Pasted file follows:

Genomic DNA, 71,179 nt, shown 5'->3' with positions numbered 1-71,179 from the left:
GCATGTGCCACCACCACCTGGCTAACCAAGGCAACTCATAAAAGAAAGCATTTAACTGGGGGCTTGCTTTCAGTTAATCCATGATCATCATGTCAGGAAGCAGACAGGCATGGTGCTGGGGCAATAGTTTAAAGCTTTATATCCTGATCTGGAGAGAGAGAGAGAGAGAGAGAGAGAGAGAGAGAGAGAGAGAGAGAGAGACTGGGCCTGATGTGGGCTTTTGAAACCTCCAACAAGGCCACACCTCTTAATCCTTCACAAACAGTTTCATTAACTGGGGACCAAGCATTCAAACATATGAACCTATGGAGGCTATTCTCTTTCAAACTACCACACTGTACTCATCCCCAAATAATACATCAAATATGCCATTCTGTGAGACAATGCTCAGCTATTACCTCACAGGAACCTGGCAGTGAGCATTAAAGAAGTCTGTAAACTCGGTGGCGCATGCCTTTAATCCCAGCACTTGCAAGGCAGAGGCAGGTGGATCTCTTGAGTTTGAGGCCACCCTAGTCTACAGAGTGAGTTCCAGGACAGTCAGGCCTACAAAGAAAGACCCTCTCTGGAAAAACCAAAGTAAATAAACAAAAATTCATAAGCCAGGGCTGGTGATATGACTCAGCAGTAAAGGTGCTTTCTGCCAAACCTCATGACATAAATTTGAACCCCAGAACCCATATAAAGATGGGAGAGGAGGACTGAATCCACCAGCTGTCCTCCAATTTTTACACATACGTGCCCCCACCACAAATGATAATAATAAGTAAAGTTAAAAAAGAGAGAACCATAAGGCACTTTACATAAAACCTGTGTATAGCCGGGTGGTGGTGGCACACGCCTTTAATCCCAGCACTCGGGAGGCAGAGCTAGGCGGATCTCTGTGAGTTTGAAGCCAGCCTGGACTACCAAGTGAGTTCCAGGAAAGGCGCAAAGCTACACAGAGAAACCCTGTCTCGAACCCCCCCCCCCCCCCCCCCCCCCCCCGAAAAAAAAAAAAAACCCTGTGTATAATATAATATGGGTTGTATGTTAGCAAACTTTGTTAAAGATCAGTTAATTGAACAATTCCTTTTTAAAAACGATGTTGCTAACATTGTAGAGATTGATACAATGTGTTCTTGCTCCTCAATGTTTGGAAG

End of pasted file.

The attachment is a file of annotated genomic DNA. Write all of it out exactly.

Genomic DNA, 71,179 nt, shown 5'->3' with positions numbered 1-71,179 from the left:
GCATGTGCCACCACCACCTGGCTAACCAAGGCAACTCATAAAAGAAAGCATTTAACTGGGGGCTTGCTTTCAGTTAATCCATGATCATCATGTCAGGAAGCAGACAGGCATGGTGCTGGGGCAATAGTTTAAAGCTTTATATCCTGATCTGGAGAGAGAGAGAGAGAGAGAGAGAGAGAGAGAGAGAGAGAGAGAGAGAGACTGGGCCTGATGTGGGCTTTTGAAACCTCCAACAAGGCCACACCTCTTAATCCTTCACAAACAGTTTCATTAACTGGGGACCAAGCATTCAAACATATGAACCTATGGAGGCTATTCTCTTTCAAACTACCACACTGTACTCATCCCCAAATAATACATCAAATATGCCATTCTGTGAGACAATGCTCAGCTATTACCTCACAGGAACCTGGCAGTGAGCATTAAAGAAGTCTGTAAACTCGGTGGCGCATGCCTTTAATCCCAGCACTTGCAAGGCAGAGGCAGGTGGATCTCTTGAGTTTGAGGCCACCCTAGTCTACAGAGTGAGTTCCAGGACAGTCAGGCCTACAAAGAAAGACCCTCTCTGGAAAAACCAAAGTAAATAAACAAAAATTCATAAGCCAGGGCTGGTGATATGACTCAGCAGTAAAGGTGCTTTCTGCCAAACCTCATGACATAAATTTGAACCCCAGAACCCATATAAAGATGGGAGAGGAGGACTGAATCCACCAGCTGTCCTCCAATTTTTACACATACGTGCCCCCACCACAAATGATAATAATAAGTAAAGTTAAAAAAGAGAGAACCATAAGGCACTTTACATAAAACCTGTGTATAGCCGGGTGGTGGTGGCACACGCCTTTAATCCCAGCACTCGGGAGGCAGAGCTAGGCGGATCTCTGTGAGTTTGAAGCCAGCCTGGACTACCAAGTGAGTTCCAGGAAAGGCGCAAAGCTACACAGAGAAACCCTGTCTCGAACCCCCCCCCCCCCCCCCCCCCCCCCCGAAAAAAAAAAAAAACCCTGTGTATAATATAATATGGGTTGTATGTTAGCAAACTTTGTTAAAGATCAGTTAATTGAACAATTCCTTTTTAAAAACGATGTTGCTAACATTGTAGAGATTGATACAATGTGTTCTTGCTCCTCAATGTTTGGAAG